Against a continuing backdrop of falling spam levels, Kaspersky Lab noted a 50% rise in the number of emails containing malicious files. Such emails accounted for 4.4% of all mail traffic last month. Meanwhile, the total share of spam fell by 0.1 percentage points and averaged 71.8% throughout July.
The economic crisis was one of the main themes running through July’s spam. The majority of offers registered in the personal finance category were adverts for seminars on coping with the crisis as well as goods at “anti-crisis prices”. Spanish spam also saw the appearance of messages promoting investments in real estate as a way of safeguarding money from the vagaries of the economic downturn. Scammers continued to exploit the difficult financial situation – offers of quick loans were registered in just about every European language.
In the second half of July the Muslim world began observing the holy month of Ramadan. This usually coincides with a multitude of related links flooding email traffic. Muslim restaurants were responsible for spreading most of the adverts this year, inviting customers to visit them after evening prayers. There were also messages offering various Muslim goods, including a “mobile Koran”.
Spammers continued to exploit the Olympic theme. At the height of the games in London email traffic saw lots of fraudulent messages about lottery wins and offers to buy tickets for Olympic events.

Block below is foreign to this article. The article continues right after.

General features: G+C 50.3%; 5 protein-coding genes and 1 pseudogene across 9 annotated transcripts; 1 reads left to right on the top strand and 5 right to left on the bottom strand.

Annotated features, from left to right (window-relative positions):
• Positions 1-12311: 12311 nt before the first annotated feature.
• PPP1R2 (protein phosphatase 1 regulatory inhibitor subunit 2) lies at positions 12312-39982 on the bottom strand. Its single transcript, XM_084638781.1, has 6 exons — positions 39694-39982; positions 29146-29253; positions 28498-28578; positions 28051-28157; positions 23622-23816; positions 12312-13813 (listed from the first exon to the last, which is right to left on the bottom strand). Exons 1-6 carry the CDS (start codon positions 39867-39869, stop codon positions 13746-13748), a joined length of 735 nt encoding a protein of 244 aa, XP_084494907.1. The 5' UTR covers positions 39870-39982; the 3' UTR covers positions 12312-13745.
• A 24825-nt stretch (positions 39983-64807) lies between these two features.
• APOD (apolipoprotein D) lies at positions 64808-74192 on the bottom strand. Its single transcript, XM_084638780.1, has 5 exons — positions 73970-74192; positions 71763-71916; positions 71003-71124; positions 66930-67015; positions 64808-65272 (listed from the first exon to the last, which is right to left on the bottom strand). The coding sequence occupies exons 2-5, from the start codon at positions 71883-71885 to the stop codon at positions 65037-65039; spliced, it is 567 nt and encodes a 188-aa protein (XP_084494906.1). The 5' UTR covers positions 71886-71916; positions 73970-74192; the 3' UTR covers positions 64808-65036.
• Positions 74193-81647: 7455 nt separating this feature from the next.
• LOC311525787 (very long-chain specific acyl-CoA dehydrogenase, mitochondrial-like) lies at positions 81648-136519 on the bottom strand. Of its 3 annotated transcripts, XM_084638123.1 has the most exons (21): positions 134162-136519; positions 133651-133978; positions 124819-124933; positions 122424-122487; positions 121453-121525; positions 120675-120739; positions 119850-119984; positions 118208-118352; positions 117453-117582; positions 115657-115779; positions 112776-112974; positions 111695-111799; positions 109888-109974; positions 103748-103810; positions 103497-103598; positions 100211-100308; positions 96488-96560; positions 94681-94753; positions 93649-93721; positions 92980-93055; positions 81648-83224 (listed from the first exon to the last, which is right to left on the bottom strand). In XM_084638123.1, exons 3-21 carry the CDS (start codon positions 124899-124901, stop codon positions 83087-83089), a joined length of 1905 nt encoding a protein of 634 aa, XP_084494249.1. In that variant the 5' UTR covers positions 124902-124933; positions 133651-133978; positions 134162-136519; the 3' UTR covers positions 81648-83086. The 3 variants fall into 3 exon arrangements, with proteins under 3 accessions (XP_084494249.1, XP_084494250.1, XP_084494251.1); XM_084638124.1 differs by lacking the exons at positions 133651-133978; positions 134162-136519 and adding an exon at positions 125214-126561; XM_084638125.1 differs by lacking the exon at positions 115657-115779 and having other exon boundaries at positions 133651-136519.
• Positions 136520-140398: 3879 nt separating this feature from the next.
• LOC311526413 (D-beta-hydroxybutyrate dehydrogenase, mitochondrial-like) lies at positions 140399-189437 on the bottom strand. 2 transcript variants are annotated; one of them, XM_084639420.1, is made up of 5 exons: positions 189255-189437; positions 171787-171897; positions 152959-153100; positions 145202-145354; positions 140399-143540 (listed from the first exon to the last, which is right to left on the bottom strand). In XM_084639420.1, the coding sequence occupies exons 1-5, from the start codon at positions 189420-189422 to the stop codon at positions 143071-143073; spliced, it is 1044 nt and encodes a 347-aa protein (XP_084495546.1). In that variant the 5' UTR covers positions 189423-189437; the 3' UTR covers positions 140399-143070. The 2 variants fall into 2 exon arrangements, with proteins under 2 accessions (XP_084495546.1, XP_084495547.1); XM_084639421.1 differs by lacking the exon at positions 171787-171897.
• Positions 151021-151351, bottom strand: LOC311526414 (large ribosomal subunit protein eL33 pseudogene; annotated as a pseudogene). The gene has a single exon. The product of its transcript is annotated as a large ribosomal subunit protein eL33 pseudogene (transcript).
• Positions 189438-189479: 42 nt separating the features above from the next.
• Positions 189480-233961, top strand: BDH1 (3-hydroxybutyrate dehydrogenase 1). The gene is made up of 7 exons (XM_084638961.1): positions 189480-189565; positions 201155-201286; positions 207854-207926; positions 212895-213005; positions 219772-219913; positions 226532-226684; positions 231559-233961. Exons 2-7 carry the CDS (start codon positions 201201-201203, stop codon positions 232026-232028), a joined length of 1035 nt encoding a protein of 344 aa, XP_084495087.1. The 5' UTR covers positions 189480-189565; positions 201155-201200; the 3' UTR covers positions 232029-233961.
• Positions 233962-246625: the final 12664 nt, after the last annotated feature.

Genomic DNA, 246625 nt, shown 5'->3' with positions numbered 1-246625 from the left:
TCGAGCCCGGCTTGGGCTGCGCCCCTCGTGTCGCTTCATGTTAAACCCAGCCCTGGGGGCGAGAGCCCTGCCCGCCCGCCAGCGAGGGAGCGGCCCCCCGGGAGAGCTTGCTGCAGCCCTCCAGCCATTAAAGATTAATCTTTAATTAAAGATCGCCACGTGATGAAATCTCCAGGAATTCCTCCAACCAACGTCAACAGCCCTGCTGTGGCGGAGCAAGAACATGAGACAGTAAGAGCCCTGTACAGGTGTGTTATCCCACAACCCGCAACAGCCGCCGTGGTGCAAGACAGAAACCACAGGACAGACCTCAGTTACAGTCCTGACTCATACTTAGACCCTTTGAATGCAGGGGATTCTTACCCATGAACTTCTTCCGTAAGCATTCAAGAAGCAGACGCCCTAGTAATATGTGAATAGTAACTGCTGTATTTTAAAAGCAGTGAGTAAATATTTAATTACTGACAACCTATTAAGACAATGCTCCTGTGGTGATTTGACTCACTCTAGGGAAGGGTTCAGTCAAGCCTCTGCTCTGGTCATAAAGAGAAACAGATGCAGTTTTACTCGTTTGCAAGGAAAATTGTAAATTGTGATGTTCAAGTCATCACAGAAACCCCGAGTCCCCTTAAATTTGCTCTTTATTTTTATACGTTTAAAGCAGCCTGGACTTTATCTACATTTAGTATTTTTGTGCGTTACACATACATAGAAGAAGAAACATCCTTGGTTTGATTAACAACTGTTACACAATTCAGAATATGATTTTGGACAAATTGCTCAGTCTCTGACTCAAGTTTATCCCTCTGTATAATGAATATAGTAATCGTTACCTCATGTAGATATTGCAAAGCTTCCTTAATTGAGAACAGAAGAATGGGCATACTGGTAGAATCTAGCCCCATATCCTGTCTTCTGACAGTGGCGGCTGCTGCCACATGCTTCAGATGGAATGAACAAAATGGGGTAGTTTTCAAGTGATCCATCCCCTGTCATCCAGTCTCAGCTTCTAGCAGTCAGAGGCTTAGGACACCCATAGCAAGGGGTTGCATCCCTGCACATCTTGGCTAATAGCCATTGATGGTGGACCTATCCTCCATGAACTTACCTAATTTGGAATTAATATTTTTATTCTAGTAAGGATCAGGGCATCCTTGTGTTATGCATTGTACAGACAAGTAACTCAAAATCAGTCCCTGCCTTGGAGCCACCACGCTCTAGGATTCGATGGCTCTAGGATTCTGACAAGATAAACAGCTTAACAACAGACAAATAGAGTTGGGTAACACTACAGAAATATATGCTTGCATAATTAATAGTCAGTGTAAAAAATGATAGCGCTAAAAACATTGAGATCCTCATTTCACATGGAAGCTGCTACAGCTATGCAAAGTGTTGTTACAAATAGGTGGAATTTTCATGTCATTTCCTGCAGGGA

The geographical distribution of spam traffic did not undergo any significant changes in July. Asian countries continued to account for most of the spam spread in Europe, with 62% of European spam originating in Asia. Almost a quarter of the spam distributed in the US also came from Asia countries.
“Spam is becoming more and more dangerous. The proportion of malicious attachments in email traffic increased one and a half times last month. In particular, there is increasing use of malware that can infect a computer as a result of an email simply being opened. On top of the 4.4% of email traffic containing malicious attachments there is also spam that contains malicious links and fraudulent messages,” warns Maria Namestnikova, Senior Spam Analyst at Kaspersky Lab. “August looks like it could be the peak month for dangerous spam. In the final summer month in Europe last year the share of malicious attachments almost reached 6%. Everything points to a repeat of that spike in malicious code this August.”
The full version of the spam report for July 2012 is available at http://www.securelist.com.